VERDI: Complete Overtures, Preludes and
BBC Philharmonic Sir Edward
CHANDOS CHAN9510, CHAN9594,
CHAN9696, CHAN9788. 4 discs aas CHAN9787/4. 76m, 71m, 56m, 64m.
As the Verdi centenary celebrations take a firmer and more manic hold on
the year, this wonderfully 'complete' four-disc set is one of the prime examples
of Verdi's unshakeable appeal. The more interesting point of this set is
that it is a wholesome British effort and that gives it a certain cosmopolitan
edge although, of course, Sir Edward Downes is absolutely no stranger to
the operatic pit and to the immense charm of Verdi. Chandos released the
earlier two volumes a couple of years back and with the issue of the Third
and Fourth discs, they have wisel grouped the four into a handsome four disc
set retailing at mid price, surely a bargain for all collectors. I shall
review each disc in turn, keeping in mind that even in the box set, all four
offerings are separate with their own catalogue number.
CHAN 9510: 'The Early Verdi'
This is the longest disc and contains some exquisite examples of youthful
Verdi playing around with his idea of the Overture and how it was to introduce
his operas. 'Oberto' is grand enough whilst the boisterous charm of 'Un giorno
di regno' is excellently characterized by Downes. I was not so sure with
'Nabucco'; the sometimes grand tempo detracts from the overall visceral
excitement of this splendid piece. The short 'Preludes' to 'Ernani' and 'I
due Foscari' are significant in that they signify Verdi's change of heart
in overture form. This was to return in the rather poorly constructed 'Alzira'.
'Giovanna d'Arco', on the other hand, is a superb example of orchestration
and is memorable for its central section. Downes clocks in perfect timings
for 'Attila' and 'Macbeth' (both at 3'21) whilst the ballet music to the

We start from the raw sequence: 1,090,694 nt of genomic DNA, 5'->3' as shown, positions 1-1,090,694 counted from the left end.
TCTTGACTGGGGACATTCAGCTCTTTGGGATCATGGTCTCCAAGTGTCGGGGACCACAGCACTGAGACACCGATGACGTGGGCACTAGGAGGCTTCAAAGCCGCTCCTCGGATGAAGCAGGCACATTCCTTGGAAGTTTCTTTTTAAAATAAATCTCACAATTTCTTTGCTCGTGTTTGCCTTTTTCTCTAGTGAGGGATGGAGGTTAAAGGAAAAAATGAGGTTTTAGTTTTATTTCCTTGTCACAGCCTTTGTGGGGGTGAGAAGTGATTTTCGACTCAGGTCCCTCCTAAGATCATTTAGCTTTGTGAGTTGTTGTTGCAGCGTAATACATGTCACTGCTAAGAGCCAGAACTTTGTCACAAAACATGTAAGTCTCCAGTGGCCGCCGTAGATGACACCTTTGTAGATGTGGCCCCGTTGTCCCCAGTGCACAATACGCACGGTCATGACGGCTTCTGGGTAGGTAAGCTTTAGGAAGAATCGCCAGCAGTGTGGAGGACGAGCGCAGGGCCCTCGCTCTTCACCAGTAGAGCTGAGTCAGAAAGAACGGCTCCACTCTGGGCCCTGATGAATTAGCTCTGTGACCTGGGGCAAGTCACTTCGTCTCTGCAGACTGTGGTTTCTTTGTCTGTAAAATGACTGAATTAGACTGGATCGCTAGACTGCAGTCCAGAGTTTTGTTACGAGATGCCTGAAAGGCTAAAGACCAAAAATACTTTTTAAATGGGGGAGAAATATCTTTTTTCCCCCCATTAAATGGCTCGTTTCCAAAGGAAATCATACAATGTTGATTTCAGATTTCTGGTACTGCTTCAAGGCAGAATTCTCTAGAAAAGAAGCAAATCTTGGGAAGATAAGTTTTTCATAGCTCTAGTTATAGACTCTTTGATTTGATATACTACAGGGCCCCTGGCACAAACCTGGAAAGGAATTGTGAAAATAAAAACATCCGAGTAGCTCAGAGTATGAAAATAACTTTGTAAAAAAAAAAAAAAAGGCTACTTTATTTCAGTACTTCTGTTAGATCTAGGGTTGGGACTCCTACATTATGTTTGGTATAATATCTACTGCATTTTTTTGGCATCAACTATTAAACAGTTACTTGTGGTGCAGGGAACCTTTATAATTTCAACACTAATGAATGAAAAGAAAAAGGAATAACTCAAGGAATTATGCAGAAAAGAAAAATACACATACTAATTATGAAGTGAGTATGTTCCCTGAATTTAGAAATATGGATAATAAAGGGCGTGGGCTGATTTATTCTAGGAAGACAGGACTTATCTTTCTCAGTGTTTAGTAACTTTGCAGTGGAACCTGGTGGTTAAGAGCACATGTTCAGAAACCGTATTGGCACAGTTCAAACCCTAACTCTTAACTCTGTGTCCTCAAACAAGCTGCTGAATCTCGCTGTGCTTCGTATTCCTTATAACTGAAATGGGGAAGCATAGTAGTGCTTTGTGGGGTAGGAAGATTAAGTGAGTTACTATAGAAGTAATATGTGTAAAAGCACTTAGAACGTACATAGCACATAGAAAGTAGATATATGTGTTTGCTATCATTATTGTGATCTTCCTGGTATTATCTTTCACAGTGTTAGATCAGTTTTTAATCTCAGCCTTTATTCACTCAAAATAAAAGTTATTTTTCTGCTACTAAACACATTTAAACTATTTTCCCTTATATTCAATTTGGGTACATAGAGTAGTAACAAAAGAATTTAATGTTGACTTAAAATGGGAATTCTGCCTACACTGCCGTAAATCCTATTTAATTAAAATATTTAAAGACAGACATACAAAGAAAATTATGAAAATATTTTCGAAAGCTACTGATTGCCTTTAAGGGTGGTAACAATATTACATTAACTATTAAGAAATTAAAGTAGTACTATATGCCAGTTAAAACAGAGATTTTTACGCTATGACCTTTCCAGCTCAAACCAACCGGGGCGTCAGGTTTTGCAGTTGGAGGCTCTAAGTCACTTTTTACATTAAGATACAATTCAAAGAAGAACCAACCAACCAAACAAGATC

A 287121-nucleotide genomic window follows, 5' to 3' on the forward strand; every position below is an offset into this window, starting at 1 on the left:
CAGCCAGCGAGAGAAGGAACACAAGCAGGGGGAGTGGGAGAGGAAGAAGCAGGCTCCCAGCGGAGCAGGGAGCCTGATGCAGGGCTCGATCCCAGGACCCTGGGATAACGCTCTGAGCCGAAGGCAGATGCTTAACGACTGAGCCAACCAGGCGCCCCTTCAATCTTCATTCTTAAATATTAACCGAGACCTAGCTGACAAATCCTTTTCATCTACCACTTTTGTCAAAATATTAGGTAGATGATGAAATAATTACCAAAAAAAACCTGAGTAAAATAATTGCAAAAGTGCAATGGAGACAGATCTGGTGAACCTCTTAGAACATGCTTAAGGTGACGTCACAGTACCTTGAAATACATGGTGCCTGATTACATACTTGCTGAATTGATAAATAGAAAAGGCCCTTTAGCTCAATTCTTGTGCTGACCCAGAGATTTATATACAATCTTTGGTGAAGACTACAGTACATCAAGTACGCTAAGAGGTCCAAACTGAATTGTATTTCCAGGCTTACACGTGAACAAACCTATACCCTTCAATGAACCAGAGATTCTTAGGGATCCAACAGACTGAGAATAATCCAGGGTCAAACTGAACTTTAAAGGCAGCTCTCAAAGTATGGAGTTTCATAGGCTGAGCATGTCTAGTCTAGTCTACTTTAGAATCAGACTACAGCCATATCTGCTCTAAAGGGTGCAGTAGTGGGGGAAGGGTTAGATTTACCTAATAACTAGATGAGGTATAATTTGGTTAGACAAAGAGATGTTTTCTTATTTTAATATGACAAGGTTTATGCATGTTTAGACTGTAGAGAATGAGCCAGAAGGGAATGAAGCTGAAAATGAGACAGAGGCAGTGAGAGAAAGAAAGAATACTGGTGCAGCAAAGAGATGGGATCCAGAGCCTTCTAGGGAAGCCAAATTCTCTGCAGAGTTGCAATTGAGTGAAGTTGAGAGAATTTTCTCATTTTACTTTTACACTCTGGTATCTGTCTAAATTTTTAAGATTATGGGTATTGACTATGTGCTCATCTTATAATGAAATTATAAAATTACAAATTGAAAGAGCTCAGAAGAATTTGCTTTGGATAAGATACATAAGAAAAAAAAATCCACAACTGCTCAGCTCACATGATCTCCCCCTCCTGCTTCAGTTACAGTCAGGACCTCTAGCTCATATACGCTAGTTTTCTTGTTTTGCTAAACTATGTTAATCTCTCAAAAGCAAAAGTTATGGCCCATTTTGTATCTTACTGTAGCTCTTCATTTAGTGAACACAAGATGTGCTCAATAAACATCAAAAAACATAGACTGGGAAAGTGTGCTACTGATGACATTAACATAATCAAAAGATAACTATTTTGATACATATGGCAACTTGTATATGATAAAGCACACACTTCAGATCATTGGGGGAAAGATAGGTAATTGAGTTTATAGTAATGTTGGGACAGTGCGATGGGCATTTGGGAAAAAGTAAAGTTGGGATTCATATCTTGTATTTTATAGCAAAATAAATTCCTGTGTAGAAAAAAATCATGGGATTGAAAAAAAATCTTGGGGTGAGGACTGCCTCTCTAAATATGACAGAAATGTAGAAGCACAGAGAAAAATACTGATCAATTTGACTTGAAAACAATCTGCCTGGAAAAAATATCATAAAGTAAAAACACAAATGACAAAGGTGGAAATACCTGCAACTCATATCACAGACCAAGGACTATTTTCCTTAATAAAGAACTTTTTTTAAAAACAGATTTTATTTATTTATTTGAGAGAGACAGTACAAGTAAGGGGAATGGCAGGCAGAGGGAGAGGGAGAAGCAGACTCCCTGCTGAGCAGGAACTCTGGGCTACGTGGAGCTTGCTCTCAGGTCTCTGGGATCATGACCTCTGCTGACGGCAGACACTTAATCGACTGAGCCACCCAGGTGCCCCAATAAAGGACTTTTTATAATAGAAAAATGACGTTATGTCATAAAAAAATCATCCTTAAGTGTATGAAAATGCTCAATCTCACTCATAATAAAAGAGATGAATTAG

latter is a splendid discovery, full of dark witchlike music and permeated
with real Verdian panache. 'I masnadieri' is another dark opera and the brilliant
Prelude (with an excellently played cello solo) remarkably foretells the
grim plot about to unfold. 'Il corsaro' returns to the short Prelude form
but the Byronesque catches of the story are not lost in these dramatic few
bars. Finally we have another full length overture, the epic, 'Battaglia
di Legnano', nine minutes of sheer enjoyment and one that confounds the saying
that Verdi could not write a proper overture!
CHAN 9594: A 'new' opera and the Middle Period'
Confounded Verdians who will be slightly bewildered at 'Jerusalem' need look
no further than John Steane's charismatic note exposing it as a re-working
of 'I Lombardi' for the Parisian stage. Nonetheless the short overture is
very exciting and the twenty-minute ballet music is even more invigorating.
Here there is much to gain from Sir Edward's knowledge of this genre and
his conducting is second to none with the BBC players in obvious party mood
- just listen to the irresistible 'Pas de quatre'. 'Luisa Miller' is one
of my favorite operas and the thrilling Overture is one of Verdi's best combining
the main themes of the opera in a very skilful pastiche. 'Stiffelio' has
a very poor overture and although it is lengthy, there is absolutely nothing
to write home about (I agree wholeheartedly with Steane's assessment here).
By contrast the drama contained in the short 'Rigoletto' Prelude is